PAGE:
... bard and actor take all power to please. How strive to please? when all their friends that were, To empty benches empty sounds prefer; And seek, like bees attracted by a gong, The fairy-land of tip-toe and of song; Whether a voice of more than earthly strain Be newly sent by Danube or the Seine, Or some aerial, thistle-downy thing Float from La Scala on a zephyr's wing. Say, might a SIDDONS, conjured from the tomb, Again the scene of her renown illume? Could ...
— The Knickerbocker, or New-York Monthly Magazine, January 1844 - Volume 23, Number 1 • Various

... discovered from the gait and manners of a boy, whom he saw carrying a pitcher, the influence of the sages' music, and told the driver of his carriage to hurry on to the capital [2]. Arrived there, he heard the strain, and was so ravished with it, that for three months he did not know the taste of flesh. 'I did not think,' he said, 'that music could have been made so excellent as this [3].' The duke Ching was pleased ...
— THE CHINESE CLASSICS (PROLEGOMENA) Unicode Version • James Legge

... inordinately glad to see him. To have the strain of the time broken by him was like hearing, on a lonely whiter wakening, the clock strike ...
— Miss Lulu Bett • Zona Gale

... with Jewish eyes. Unless she could do so she would not be true and loyal to him with that troth and loyalty which he required. Poor Nina! It was the dearest wish of her heart to be true and loyal to him in all things; but it might be possible to put too hard a strain even upon such love as hers. "Nina," the Jew said, "I fear your father. I think that ...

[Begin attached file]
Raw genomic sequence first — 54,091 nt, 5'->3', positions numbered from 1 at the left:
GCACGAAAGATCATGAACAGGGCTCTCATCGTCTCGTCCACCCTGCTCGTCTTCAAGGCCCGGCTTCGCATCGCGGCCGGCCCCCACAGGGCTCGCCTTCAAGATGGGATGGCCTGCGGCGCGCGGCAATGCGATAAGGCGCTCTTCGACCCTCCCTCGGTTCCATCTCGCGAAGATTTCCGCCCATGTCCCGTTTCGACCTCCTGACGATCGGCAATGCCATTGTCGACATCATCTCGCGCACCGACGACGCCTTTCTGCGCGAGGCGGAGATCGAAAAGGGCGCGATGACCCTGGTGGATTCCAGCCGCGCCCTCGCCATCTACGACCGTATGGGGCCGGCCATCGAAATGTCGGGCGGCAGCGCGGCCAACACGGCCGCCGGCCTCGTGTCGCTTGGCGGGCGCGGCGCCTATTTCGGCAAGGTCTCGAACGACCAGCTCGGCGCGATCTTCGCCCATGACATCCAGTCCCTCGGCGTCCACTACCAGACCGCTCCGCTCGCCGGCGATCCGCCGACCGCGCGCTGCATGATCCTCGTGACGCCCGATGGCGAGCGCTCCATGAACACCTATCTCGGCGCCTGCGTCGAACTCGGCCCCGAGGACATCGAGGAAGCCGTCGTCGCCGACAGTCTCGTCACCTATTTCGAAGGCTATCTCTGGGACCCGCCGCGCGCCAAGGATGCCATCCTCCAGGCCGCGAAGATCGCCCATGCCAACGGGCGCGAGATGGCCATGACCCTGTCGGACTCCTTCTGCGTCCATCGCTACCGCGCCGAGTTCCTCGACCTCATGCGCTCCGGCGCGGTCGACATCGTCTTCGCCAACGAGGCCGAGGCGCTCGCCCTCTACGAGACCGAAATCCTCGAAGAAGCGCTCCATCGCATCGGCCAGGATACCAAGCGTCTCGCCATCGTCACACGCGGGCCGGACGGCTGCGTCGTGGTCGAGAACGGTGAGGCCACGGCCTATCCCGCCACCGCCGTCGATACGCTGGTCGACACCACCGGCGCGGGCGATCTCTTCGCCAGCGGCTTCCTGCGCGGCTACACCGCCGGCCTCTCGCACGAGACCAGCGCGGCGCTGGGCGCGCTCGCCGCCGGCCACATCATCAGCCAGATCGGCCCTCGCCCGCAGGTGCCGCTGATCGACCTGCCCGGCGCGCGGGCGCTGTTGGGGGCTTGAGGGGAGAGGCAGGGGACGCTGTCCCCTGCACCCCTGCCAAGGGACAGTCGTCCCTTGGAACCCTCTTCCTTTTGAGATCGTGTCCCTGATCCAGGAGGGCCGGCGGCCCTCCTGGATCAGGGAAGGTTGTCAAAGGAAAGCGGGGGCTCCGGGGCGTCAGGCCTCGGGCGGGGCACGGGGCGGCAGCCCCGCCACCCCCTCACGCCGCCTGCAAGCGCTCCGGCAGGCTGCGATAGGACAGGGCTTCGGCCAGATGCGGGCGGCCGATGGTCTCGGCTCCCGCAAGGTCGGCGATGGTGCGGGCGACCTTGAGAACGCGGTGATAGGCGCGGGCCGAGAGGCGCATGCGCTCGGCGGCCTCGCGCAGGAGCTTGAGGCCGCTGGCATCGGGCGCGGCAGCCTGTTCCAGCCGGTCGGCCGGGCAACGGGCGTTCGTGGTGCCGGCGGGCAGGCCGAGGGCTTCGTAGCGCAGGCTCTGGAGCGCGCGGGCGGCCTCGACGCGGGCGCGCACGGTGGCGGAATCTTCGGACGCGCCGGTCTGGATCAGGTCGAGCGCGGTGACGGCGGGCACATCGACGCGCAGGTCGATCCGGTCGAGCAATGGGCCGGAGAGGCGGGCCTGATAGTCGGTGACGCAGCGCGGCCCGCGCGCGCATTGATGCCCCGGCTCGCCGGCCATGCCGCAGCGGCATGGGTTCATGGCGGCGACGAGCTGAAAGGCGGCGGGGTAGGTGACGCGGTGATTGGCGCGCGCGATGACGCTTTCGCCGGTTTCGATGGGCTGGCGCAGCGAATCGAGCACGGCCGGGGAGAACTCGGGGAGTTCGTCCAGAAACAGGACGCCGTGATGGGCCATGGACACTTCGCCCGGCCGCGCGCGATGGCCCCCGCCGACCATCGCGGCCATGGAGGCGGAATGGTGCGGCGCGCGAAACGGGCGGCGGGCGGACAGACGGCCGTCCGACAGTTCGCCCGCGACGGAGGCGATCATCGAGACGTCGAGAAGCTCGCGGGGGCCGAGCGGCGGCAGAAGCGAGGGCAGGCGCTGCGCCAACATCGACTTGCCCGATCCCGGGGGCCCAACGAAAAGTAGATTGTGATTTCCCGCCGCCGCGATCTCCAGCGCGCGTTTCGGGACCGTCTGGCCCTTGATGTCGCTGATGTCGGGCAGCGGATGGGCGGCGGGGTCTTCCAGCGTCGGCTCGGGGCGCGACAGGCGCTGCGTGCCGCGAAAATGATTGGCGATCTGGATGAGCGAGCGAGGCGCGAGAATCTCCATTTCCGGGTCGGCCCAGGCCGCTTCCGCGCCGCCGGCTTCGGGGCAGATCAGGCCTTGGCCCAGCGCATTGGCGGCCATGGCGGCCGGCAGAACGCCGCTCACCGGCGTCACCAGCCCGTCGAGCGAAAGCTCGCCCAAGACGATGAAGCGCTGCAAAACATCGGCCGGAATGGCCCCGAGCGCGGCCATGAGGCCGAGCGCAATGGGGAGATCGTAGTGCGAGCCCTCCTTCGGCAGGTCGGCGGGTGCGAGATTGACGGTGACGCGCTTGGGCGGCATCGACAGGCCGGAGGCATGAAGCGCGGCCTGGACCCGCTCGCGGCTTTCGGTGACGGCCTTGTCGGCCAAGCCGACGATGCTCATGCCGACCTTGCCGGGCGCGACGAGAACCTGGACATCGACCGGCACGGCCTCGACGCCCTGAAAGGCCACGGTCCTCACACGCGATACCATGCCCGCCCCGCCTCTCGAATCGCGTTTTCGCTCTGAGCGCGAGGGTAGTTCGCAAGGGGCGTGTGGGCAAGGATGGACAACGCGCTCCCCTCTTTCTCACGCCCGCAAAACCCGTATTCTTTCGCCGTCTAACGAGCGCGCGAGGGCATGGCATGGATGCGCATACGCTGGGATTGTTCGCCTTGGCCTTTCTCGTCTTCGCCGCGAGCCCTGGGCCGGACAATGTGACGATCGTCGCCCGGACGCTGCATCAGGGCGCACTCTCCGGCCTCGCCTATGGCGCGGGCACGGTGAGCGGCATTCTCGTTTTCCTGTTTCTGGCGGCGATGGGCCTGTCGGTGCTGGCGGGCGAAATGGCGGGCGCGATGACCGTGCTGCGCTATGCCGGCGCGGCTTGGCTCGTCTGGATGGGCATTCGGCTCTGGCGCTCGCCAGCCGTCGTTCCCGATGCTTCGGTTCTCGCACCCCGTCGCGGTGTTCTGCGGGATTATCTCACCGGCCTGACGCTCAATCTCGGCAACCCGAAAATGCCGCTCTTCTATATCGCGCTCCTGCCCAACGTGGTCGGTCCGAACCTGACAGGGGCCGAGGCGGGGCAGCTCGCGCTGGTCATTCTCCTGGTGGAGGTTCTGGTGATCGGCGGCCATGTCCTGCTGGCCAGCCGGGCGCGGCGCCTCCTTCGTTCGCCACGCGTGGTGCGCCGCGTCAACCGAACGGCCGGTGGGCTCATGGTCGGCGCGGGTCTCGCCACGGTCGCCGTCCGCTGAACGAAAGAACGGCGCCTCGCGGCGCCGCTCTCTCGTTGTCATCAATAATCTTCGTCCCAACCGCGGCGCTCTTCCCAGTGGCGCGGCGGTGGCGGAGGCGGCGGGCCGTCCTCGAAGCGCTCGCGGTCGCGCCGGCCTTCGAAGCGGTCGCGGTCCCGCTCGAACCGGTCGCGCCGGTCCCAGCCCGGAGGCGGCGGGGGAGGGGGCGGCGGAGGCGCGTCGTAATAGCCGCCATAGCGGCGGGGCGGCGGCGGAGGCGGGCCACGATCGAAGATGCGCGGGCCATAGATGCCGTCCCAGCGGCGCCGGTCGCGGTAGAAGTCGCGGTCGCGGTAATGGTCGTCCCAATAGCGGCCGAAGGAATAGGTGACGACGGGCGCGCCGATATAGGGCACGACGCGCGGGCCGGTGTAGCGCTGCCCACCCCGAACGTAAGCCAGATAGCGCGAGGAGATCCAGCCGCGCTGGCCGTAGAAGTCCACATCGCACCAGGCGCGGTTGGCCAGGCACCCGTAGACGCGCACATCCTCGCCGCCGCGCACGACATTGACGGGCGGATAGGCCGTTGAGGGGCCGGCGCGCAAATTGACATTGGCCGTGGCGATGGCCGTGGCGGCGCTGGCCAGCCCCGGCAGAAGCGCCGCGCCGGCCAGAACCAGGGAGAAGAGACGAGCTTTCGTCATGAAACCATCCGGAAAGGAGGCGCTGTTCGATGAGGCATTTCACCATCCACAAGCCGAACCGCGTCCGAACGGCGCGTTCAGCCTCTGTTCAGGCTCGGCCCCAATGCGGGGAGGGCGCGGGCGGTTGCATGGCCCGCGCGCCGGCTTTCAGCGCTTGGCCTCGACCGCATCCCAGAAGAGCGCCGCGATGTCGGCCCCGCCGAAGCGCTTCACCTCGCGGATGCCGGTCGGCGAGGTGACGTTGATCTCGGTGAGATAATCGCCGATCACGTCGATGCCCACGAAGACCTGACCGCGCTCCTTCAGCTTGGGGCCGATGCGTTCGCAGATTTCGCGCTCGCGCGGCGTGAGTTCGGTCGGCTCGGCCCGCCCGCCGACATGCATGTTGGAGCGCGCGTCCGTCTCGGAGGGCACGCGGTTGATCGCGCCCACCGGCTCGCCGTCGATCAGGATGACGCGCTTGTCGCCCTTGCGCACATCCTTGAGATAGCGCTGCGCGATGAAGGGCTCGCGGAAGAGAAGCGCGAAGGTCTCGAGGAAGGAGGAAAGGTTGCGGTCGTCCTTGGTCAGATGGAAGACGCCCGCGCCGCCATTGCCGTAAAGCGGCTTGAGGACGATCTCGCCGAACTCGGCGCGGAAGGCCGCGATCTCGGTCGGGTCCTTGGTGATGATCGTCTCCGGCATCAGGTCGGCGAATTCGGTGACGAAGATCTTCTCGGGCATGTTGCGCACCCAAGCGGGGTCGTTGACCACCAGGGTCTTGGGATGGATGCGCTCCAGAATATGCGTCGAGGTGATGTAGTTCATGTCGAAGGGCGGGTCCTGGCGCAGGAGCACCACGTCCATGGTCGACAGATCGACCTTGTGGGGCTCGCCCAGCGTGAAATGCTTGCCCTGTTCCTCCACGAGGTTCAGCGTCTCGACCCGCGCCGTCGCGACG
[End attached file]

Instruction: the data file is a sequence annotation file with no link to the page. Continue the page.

— Nina Balatka • Anthony Trollope

... heifer, which seemed to be, after repeated trials, sterile with one particular and far from impotent bull, but not with another bull. But it is too long a story—it is to attempt to make two strains, both fertile, and yet sterile when one of one strain is crossed with one of the other strain. But the difficulty...would be beyond calculation. As far as I see, Tegetmeier's plan would simply test whether two existing breeds are now in any slight degree sterile; which has already been largely tested: ...
— More Letters of Charles Darwin - Volume I (of II) • Charles Darwin

... little reflex twitch at the corner of his lips—I have seen it often in the old times. I should like to have had him stripped to the waist so that I could have seen his heart—the infallible test. At moments of mighty moral strain men can keep steady eyes and nostrils and mouth and speech; but they cannot control that tell-tale diaphragm of flesh over the heart. I have known it to cause the death of many a Kaffir spy.... But, at any rate, there was the twitch of the lips ... I deliberately threw ...
— The Red Planet • William J. Locke

... was) I will risk this rude perversion of my meaning, and concede that I was in a motor-car yesterday, and the motor-car most certainly was not my own, and the journey, though it contained nothing that is specially unusual on such journeys, had running through it a strain of the grotesque which was at once wholesome and humiliating. The symbol of that influence was that ancient symbol of the humble and ...